The dying light of NHS care, a comment piece in the Guardian describing the last few days of the writers wife as she lay dying in her home. Initially impressed by the charity Marie Curie and their hospice care the husband then notes how things began to deteriorate and traces the hand of US corporates in the background:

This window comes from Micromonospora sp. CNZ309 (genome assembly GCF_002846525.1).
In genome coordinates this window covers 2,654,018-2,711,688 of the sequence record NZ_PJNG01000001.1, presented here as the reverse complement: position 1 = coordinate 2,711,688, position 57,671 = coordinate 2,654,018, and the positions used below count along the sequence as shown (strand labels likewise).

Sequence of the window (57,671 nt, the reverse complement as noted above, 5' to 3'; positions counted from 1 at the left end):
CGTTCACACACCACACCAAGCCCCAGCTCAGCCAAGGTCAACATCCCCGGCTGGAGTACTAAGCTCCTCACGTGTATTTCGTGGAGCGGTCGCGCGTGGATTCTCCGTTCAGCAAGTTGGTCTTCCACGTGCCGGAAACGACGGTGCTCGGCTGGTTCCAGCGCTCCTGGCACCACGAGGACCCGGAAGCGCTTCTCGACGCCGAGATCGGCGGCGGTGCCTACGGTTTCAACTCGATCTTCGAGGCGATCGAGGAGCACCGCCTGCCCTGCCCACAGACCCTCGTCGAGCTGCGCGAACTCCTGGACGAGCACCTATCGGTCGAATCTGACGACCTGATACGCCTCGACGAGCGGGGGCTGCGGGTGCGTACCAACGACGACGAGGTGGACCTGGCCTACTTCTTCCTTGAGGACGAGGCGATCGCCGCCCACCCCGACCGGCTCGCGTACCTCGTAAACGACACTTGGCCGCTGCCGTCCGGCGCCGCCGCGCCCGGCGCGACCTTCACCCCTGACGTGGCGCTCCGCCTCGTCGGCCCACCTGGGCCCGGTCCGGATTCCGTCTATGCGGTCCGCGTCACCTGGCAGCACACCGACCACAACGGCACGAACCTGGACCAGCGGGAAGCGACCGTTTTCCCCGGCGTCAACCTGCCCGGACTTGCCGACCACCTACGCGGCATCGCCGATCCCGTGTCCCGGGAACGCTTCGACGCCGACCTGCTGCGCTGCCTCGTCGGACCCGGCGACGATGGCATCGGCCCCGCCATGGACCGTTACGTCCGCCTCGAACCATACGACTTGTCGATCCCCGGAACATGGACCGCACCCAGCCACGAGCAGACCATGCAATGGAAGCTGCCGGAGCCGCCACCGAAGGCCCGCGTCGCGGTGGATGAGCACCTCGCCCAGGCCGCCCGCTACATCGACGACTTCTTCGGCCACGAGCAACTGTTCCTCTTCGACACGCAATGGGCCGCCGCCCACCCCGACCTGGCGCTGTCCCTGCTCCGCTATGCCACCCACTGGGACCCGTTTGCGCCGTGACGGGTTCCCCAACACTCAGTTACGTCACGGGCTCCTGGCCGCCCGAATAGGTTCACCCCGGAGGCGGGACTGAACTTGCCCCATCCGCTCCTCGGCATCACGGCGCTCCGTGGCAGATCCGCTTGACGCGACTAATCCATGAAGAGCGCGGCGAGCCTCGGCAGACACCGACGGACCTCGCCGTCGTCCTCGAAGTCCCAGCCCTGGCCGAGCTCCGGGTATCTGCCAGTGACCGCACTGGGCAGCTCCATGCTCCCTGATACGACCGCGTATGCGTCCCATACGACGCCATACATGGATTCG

Then the carers began coming late. The person expected at 10pm on Christmas Eve arrived at 12.15 on Christmas morning. Apparently her managers, truculent people unwilling to listen to suggestions, had not organised the minicab from her south London home. On a subsequent evening two carers arrived, each claiming to have been sent by their managers. The NHS had, I later gathered, been obliged to take the second-class service offered by a disorganised offshoot of some US corporation: unsurprisingly its low standards allowed it to undercut Marie Curie’s bid for the work. It seemed bizarre that the NHS was manoeuvred by an aggressive privatisation lobby into accepting a clearly inferior service from a company run from a country incapable of organising a health service for its own citizens.